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Old 04-04-2016, 04:15 PM
  #486  
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@marine6680 I have to say this is an outstanding write up. I was 2M qual'd while in '89-'94. Thanks for sharing.
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Old 05-02-2016, 01:05 PM
  #487  
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Hi there, awesome thread and awesome to see it maintained for so many years.
Soldering newb here, bought a couple short course trucks to get back into the hobby with a friend after a few years off and got some Turnigy Trackstar sensored motors/ESC/Batteries to put in them.
To put it bluntly, everything holds together well but its messy. I need some help and am very worried.
After calibrating my control to the ESC yesterday, a shower of sparks fired out the ESC where the motor wires are soldered but everything kept running till I shut it off. I also noticed the 4MM HXT connectors were VERY hot after just a few seconds. Haven't plugged it back in out of caution since then.

I can take a pic, but here were a couple questions. If Solder has run from one ESC post to the next, could this be shorting out? Also are those wires supposed to be 100% covered in solder? I can see a spot or two where there are wire thats a bit exposed.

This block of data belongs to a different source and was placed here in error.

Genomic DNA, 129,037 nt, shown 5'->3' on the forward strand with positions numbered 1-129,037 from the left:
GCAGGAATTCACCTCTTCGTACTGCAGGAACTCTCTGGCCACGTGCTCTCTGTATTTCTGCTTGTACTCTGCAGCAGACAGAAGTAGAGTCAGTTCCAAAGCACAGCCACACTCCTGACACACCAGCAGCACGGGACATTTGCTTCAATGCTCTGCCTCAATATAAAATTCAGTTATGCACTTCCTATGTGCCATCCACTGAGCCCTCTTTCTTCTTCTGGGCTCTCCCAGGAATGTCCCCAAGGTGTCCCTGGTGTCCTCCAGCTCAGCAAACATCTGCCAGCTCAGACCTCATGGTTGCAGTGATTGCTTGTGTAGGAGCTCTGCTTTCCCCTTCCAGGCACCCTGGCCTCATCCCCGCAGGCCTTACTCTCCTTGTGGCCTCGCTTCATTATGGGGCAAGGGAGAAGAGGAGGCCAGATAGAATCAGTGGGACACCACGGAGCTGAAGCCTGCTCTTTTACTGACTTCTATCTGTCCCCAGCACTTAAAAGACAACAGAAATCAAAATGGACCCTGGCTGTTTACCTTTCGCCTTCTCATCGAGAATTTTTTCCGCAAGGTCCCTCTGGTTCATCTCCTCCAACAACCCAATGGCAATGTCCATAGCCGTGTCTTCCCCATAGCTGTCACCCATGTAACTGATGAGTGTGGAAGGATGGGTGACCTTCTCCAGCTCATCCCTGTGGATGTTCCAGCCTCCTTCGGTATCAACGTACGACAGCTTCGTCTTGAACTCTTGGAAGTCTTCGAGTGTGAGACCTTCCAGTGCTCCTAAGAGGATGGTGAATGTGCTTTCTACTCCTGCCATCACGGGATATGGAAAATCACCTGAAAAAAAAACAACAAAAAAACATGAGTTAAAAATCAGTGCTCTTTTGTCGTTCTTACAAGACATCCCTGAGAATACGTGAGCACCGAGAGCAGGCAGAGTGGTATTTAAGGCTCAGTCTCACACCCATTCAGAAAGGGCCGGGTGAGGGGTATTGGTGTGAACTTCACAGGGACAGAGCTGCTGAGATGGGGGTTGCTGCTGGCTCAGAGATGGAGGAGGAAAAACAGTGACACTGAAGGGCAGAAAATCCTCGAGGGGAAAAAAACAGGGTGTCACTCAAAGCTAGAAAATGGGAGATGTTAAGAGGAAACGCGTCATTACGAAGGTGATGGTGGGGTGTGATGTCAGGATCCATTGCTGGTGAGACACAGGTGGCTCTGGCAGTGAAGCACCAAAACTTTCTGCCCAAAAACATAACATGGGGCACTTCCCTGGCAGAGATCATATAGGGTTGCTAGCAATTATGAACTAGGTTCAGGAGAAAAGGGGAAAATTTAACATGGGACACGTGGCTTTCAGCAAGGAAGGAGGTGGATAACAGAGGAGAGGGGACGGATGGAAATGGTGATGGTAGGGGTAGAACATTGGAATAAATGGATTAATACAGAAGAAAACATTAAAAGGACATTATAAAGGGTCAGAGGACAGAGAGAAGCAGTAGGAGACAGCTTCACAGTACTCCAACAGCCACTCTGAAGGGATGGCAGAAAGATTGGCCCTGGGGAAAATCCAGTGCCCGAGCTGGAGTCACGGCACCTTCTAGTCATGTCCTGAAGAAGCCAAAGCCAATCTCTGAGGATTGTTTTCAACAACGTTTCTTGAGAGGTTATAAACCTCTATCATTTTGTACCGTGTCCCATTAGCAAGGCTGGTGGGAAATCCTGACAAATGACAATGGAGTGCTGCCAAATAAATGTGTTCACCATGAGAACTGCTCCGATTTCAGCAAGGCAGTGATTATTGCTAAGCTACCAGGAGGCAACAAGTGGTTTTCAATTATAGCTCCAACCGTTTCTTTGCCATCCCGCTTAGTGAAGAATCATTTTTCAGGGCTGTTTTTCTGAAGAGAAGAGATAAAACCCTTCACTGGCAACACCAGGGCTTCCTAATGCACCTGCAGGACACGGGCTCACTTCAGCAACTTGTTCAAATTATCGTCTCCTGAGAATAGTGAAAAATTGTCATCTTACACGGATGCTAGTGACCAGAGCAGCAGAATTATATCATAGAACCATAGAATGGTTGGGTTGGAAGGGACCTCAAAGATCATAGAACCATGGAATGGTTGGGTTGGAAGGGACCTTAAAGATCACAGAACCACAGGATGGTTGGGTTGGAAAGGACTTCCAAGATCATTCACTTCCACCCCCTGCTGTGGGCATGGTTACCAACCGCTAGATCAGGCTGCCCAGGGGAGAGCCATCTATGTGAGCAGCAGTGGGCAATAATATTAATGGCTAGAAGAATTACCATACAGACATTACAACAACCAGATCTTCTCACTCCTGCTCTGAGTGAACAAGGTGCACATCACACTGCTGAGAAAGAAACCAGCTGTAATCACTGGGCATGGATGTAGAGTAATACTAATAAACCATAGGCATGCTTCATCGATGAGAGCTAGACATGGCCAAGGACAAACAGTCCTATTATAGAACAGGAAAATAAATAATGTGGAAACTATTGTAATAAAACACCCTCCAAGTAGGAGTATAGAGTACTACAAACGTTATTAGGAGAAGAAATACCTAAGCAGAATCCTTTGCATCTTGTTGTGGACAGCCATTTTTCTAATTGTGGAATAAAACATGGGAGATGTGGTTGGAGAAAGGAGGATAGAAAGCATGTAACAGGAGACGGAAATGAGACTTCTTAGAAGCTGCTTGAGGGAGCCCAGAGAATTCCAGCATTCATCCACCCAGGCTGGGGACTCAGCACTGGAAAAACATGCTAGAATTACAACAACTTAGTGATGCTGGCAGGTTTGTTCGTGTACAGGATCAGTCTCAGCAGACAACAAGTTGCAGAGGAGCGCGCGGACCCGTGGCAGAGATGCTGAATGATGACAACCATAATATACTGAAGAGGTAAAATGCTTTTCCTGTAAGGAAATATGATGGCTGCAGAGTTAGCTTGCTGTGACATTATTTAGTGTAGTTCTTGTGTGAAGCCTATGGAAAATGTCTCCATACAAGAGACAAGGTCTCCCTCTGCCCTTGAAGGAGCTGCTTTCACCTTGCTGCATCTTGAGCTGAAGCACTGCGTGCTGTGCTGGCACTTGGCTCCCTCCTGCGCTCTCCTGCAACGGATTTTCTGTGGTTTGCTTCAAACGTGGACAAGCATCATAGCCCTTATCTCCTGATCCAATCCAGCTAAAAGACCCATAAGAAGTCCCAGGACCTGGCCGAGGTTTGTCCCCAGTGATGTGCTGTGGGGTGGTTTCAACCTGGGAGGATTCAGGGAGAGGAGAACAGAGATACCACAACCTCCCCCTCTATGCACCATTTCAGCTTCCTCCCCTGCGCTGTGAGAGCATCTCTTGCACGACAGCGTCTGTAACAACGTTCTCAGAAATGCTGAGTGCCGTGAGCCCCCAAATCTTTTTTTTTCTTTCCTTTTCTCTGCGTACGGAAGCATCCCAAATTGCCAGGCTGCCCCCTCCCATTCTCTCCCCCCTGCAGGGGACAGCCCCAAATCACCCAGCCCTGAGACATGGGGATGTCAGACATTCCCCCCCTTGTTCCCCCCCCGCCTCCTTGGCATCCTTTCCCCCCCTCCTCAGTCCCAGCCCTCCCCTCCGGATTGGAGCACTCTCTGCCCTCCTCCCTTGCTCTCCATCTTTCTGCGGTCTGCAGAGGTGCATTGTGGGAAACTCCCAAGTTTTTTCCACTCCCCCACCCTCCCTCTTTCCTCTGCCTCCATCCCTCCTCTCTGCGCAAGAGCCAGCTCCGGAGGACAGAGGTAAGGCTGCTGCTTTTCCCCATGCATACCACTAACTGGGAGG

Thanks in advance for any advice.
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Old 05-02-2016, 03:20 PM
  #488  
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Oh boy!

YES solder running between posts is most definitely a HUGE No-No and can and will burn your gear out. Quite frankly, if that's the case I'm perplexed as to why it didn't just go up in smoke the second you powered it up!

Wire covered in solder = Tinning Wire.

Properly tinned wire leads should not have bare uncoated wire anywhere BUT, one must always keep in mind you want the minimal amount of solder on the leads. To achieve this you NEVER want to melt solder on the tip of your iron and then attempt to get it to feed into the wire. That is the first and most common mistake I see people committing with regularity.

The proper way to tin is to have the wire held steady (soldering rigs/jigs will allow you to do this easily) and then place your iron underneath the lead and dip your solder in flux to give a bit of a coating and then slide that on top of the wire until it melts. This will happen quickly so be extra keen not to over do it and once you see the wire coated, STOP and turn it over and you will most likely see the underside is not tinned all the way, if at all. Now, repeat the same steps so you tin this side and again, just enough so the wires are coated. Anything more is overkill and completely kills the flexibility of the wire.

NOTE: Try not to place the iron on the end of the wire as this can fray the strands, resulting in having some of them reside away from the rest of the lead. If this happens you can apply heat and press it down, but you want to slide the iron in the direction of the lead and not up/off/away from it.